Pharmaceutical companies are only one part of a larger picture I tell in this book. Healthcare actors and social movements have always contested some narratives while constructing their own—Sexualizing Cancer also tells the story of some of these histories, which pre-date and in many ways shaped the release and response to the HPV vaccine. One is the story of HIV and the ways this virus brought many practitioners into healthcare movements to ensure non-discrimination and well-funded research agendas for what is now LGBTQ health. The HIV virus and its manifestation into AIDS was also gendered and sexualized in ways that were largely shaped by prior politics of discrimination. An early construction of HIV as the province of men who have sex with men not only shaped the politics that unfolded around health care rights and justice, but also rendered women, transgender, and non-binary people, and their health manifestations and needs invisible. This de facto erasure was a kind of inversion of the way boys and men and other cancers associated with HPV, notably anal cancer, were centered by some healthcare providers while being relatively muted in marketing and promotion campaigns. My goal was to show this larger picture and bring these voices and histories into the story of HPV.
The rollout of the COVID-19 vaccines in 2021 prompted public discussion about health equity and access to this preventative measure. What equity questions surrounded the rollout of the HPV vaccine? As a medical sociologist who is interested in justice, public health, and the politics of sexuality, what questions do you ask when new vaccines and medical treatments become available?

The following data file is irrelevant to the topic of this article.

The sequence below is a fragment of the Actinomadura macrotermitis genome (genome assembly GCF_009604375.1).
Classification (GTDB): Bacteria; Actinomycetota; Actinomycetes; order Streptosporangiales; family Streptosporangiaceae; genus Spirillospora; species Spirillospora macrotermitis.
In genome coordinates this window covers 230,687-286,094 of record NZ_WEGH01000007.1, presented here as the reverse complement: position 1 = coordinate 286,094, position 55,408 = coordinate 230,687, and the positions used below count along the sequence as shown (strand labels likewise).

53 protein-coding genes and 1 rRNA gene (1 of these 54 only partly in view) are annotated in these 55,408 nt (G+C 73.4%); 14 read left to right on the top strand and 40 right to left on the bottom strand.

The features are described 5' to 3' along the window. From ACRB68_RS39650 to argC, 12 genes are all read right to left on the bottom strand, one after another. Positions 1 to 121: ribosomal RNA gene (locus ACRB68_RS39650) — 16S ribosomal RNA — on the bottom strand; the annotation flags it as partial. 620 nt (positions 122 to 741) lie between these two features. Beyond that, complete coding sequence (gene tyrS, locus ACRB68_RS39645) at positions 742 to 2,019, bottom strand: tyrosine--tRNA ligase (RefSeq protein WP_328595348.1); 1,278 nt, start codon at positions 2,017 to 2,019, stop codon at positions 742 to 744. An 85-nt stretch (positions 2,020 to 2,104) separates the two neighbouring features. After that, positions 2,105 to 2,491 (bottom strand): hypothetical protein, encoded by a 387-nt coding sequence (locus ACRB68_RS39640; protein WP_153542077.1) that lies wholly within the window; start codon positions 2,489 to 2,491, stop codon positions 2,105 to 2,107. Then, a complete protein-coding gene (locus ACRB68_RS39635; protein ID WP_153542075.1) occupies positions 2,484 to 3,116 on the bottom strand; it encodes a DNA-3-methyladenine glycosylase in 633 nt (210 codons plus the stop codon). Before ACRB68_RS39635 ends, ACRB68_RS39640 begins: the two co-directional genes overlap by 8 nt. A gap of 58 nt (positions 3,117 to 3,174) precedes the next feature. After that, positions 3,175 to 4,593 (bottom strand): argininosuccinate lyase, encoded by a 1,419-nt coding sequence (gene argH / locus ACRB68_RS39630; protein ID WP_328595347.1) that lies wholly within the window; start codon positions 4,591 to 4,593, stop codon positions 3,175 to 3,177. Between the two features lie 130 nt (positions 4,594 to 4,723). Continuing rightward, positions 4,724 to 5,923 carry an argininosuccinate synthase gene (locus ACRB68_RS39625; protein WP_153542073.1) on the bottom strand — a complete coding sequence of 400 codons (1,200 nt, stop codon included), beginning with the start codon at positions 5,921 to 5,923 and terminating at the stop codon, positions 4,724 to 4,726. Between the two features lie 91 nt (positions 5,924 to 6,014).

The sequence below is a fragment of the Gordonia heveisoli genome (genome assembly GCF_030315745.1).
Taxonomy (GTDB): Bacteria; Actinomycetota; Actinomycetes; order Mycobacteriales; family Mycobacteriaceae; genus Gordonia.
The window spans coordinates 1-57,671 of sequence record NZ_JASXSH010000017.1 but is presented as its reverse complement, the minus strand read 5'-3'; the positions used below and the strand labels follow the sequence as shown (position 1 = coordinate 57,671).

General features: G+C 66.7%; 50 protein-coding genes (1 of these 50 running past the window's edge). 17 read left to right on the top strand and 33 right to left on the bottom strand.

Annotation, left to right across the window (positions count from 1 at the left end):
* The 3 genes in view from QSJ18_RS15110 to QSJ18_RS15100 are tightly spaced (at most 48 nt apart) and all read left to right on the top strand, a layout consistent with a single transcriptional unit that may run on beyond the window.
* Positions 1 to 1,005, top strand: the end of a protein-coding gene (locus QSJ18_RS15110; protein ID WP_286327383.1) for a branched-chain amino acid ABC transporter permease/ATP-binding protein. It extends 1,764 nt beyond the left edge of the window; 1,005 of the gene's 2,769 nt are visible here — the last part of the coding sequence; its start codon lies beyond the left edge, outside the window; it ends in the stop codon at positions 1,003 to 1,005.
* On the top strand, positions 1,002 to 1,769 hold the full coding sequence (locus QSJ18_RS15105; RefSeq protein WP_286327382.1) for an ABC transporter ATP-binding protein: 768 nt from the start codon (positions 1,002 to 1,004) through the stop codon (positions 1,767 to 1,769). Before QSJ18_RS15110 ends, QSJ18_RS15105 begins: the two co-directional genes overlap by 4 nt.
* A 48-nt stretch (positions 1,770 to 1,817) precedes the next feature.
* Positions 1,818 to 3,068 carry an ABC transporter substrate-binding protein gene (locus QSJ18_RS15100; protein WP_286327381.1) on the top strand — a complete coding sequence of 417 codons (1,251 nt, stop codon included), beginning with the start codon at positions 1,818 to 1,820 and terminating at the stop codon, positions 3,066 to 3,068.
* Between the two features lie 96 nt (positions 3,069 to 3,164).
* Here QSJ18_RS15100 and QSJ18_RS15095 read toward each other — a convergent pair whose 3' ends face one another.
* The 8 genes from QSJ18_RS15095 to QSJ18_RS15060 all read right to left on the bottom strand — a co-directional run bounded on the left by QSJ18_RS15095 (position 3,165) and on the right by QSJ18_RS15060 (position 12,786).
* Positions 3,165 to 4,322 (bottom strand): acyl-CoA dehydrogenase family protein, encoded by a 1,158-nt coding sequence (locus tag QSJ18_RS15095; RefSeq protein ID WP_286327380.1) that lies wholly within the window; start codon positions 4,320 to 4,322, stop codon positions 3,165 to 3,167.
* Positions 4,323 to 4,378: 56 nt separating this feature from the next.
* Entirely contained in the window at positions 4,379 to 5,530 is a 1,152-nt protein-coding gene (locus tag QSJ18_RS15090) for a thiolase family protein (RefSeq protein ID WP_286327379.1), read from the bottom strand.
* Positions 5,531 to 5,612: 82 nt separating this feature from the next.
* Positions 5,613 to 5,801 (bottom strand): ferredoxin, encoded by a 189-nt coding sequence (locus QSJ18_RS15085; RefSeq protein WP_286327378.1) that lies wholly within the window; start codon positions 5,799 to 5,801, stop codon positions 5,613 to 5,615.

The rollout of the HPV vaccine followed the usual patterns of pharmaceutical products and the presumption of a return on their investment in research and development. Early patents were secured, and early adoption focusing on sales to high-income health providers, countries, and patients shaped the marketing and promotion we saw in the US—with the express design of achieving the commercial results the pharmaceutical companies wanted. In contrast, the public health and equity questions that need to be asked whenever medical products are concerned are simply: where is the need greatest, and what are the obstacles—social, structural, political, economic, as well as medical—to meet that need without over surveilling or medicalizing some more than others? Questions of equity specific to vaccine rollout include asking where disease disparities reside, where health care and its access are most limited, and where discrimination, inequality, or poverty are most prevalent. The answers to these questions are similar for any preventive approach, including the HPV vaccine, and if asked early would direct social changes to ensure a vaccine reaches as many of those people who have persistently been left out of care as possible. In the case of HPV-cervical cancer, cervical cancer is a disease that is most prevalent for people who lack health care access, and the routine screening of Pap tests has effectively reduced this cancer in high-income settings. As HPV vaccine targets are broadened to include more groups of people and cancers, equity decisions will grow more complex and may become more achievable.